SAINT-WENCESLAS. Les Loisirs de Saint-Wenceslas invitent les amateurs de raquette et de randonnée pédestre à tester un circuit de 1,4 km. Un essai, s’il est concluant, qui mènerait, possiblement au développement de nouveaux sentiers dans la forêt située au bout de la rue Saint-Arnaud. «On est en campagne et il faut aller en ville pour marcher dans le bois», s’étonnait Éric Thériault. L’entrepreneur, avec l’aide de Mathieu Lessard, l’initiateur de la Course de la conquête du bois, va s’attaquer au problème. «Déjà, le circuit est tracé pour la course à obstacles. On a discuté au comité des loisirs de le rendre accessible cet hiver et, après autorisation de la municipalité, le site était fonctionnel après quelques jours», explique Éric Thériault qui s’assure de l’entretien avec sa motoneige. Accessible à pied ou en raquette, le circuit est pensé tant pour les débutants et les familles que pour ceux qui sont à la recherche d’une expérience plus intense. «On a la rivière Blanche et les arbres sont magnifiques, encore plus avec la neige qui tombe en ce moment, c’est féerique», ajoute Mathieu Lessard. «C’est un site avec beaucoup de potentiel pour les amateurs de plein air qui pourrait être exploité à l’année. C’est un joyau à découvrir», conclut Éric Thériault. Stéphane Lévesque, Initiative de journalisme local, L'Hebdo Journal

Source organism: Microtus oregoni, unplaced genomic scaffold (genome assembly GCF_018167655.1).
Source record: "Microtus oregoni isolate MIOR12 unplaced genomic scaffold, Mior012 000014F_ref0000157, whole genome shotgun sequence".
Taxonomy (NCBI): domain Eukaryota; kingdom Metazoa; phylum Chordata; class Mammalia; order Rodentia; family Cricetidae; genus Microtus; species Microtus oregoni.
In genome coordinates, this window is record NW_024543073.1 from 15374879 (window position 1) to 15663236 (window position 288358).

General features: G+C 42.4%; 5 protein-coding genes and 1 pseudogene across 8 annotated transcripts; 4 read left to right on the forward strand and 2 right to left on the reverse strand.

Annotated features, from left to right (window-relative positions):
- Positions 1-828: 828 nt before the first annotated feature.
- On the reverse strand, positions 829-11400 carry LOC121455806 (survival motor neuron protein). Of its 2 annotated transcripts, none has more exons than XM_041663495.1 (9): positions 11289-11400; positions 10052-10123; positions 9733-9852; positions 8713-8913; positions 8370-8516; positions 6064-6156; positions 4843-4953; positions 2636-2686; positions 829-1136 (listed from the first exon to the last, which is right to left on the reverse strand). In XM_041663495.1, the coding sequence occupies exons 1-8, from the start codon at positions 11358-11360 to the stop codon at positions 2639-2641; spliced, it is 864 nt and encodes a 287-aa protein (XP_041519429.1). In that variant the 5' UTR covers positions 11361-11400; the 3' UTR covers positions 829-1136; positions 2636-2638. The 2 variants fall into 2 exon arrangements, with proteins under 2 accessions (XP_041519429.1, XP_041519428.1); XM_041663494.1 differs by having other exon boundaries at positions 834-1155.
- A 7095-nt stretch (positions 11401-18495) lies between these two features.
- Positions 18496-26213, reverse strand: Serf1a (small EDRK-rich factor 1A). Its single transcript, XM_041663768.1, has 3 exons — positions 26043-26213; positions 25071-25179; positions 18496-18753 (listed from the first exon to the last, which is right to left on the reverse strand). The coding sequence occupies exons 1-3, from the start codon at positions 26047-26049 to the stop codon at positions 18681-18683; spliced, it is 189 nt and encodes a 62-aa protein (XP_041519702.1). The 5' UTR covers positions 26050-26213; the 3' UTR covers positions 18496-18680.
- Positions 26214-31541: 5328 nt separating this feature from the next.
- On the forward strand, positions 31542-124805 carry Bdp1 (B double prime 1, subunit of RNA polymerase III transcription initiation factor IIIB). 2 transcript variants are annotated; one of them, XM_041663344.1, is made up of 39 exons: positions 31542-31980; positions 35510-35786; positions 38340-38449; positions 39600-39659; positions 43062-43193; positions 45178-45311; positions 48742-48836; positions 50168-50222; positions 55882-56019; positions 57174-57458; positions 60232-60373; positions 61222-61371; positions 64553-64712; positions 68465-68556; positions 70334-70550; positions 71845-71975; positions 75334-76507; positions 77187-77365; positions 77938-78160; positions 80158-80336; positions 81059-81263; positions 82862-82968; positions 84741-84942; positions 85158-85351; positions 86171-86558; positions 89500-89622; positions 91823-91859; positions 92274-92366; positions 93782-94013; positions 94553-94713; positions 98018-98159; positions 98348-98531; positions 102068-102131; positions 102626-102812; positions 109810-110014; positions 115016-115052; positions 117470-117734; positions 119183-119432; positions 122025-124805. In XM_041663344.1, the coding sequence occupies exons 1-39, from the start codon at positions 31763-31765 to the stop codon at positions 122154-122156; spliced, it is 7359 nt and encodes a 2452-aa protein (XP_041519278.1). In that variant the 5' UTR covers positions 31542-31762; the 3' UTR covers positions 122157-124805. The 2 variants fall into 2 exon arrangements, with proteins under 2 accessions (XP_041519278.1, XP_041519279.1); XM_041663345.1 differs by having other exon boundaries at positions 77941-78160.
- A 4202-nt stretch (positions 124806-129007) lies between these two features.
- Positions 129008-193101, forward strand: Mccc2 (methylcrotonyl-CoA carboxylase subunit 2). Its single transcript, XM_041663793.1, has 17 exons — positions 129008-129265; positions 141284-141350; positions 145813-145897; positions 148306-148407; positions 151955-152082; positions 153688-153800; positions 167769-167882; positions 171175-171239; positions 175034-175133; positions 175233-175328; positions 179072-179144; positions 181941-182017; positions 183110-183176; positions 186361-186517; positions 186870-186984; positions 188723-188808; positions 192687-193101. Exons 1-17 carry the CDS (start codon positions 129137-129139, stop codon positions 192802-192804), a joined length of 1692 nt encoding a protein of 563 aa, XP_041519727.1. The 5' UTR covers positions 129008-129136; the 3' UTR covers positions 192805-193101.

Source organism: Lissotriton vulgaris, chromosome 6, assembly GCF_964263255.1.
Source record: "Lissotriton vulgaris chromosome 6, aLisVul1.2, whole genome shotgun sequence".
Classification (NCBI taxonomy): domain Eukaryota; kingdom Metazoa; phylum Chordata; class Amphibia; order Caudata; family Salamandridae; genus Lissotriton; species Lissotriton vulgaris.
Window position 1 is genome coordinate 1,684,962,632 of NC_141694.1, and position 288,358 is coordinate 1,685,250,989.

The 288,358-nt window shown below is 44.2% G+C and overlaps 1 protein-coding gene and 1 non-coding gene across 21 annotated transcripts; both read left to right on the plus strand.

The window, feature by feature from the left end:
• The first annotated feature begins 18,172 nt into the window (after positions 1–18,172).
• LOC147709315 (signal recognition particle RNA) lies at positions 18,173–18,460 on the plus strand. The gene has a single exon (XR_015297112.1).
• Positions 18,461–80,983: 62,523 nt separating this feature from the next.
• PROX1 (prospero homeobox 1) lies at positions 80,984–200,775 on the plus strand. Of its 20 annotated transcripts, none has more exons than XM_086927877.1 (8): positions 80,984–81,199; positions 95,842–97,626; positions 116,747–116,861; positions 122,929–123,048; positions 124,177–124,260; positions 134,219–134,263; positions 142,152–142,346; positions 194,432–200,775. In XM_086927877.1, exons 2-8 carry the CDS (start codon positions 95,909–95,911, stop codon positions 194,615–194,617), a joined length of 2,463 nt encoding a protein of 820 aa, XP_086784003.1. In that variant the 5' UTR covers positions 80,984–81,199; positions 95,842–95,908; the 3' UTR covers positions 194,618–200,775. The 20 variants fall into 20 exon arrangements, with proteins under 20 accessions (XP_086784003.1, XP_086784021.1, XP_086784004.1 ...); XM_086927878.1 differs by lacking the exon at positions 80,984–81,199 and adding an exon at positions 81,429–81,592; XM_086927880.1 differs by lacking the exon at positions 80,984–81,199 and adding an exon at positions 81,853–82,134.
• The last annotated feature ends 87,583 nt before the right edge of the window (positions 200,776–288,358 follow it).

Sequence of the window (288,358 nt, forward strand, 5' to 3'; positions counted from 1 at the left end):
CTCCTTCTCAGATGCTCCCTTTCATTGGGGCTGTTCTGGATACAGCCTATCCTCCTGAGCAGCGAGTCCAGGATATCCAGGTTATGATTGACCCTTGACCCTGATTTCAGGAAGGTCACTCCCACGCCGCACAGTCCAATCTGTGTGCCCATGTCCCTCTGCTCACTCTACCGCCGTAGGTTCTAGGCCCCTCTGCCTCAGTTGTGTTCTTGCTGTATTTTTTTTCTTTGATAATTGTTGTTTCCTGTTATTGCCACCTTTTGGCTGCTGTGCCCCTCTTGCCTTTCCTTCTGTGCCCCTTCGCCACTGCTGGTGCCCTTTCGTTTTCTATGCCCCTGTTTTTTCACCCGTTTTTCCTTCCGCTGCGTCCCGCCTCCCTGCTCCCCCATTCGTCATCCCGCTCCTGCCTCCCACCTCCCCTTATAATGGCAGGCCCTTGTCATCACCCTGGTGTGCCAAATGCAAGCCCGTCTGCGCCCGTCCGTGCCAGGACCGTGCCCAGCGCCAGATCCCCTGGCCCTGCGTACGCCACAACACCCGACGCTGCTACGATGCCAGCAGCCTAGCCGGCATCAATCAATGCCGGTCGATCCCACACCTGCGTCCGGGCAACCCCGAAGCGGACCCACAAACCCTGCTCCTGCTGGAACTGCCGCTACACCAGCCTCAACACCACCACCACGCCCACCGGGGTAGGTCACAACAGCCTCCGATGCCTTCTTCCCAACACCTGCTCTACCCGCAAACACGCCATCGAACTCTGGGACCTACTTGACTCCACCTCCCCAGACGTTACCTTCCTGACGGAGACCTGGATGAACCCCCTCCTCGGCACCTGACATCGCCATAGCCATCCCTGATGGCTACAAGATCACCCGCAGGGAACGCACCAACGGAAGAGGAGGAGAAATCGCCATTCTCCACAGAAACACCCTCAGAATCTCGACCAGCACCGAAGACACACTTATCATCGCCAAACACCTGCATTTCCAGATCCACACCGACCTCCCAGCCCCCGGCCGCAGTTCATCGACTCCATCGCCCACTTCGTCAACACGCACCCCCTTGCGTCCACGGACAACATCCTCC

Le Centre d’entrepreneuriat et d’essaimage de l’Université du Québec à Chicoutimi (CEE-UQAC) a remis plus de 1000 $ à la communauté étudiante postsecondaire du Saguenay-Lac-Saint-Jean, dans le cadre de son concours Idée d’affaires. Le but de cette initiative est de stimuler l’esprit entrepreneurial des étudiants. Ils n’ont aucune obligation de se lancer en affaires pour ce concours, c’est leurs idées qui comptent. Pour cette 23e édition du concours, 26 projets ont été soumis au jury composé d’Émilie Lavoie Gagnon, de la RUCHE Saguenay–Lac-Saint-Jean, de Karine Jean, de l’INKUB Desjardins, et de Joanne Doucet, de la Suite entrepreneuriale à Alma. Le CEE-UQAC était fier de souligner que la pandémie ne semblait pas avoir freiné la motivation entrepreneuriale des étudiants. Le concours était ouvert à tous les étudiants et diplômés de moins de cinq ans, professeurs, chargés de cours de l’UQAC pour sa catégorie universitaire. Pour la catégorie collégiale, les mêmes critères s’appliquent pour tous les étudiants, diplômés, professeurs et chargés de cours de l’un des collèges de la région. Le premier prix universitaire a été attribué à Marc-André Girard, un étudiant libre. Son projet intitulé FoodBrawl lui a valu la somme de 750 $. D’ailleurs, les projets sont confidentiels, seuls leurs noms sont dévoilés. Laurie Simard, étudiante au doctorat en biologie, a raflé le deuxième prix, qui était accompagné d’une bourse de 250 $, pour son projet Programme COGNi-ACTif. Son équipe était composée de Tommy Chevrette, Martin Lavallière, Julie Bouchard et de Yan Breuleux. Le prix Coup de cœur est allé au projet TrépAnimal de Pierre-Yves Glidden et de Patrick Dubé. Quant au prix collégial, accompagné d’une bourse de 250 $, il est allé à Fabrice Tremblay, qui étudie en AEC Programmeur-Analyste au Collège Multihexa. Myriam Arsenault, Initiative de journalisme local, Le Quotidien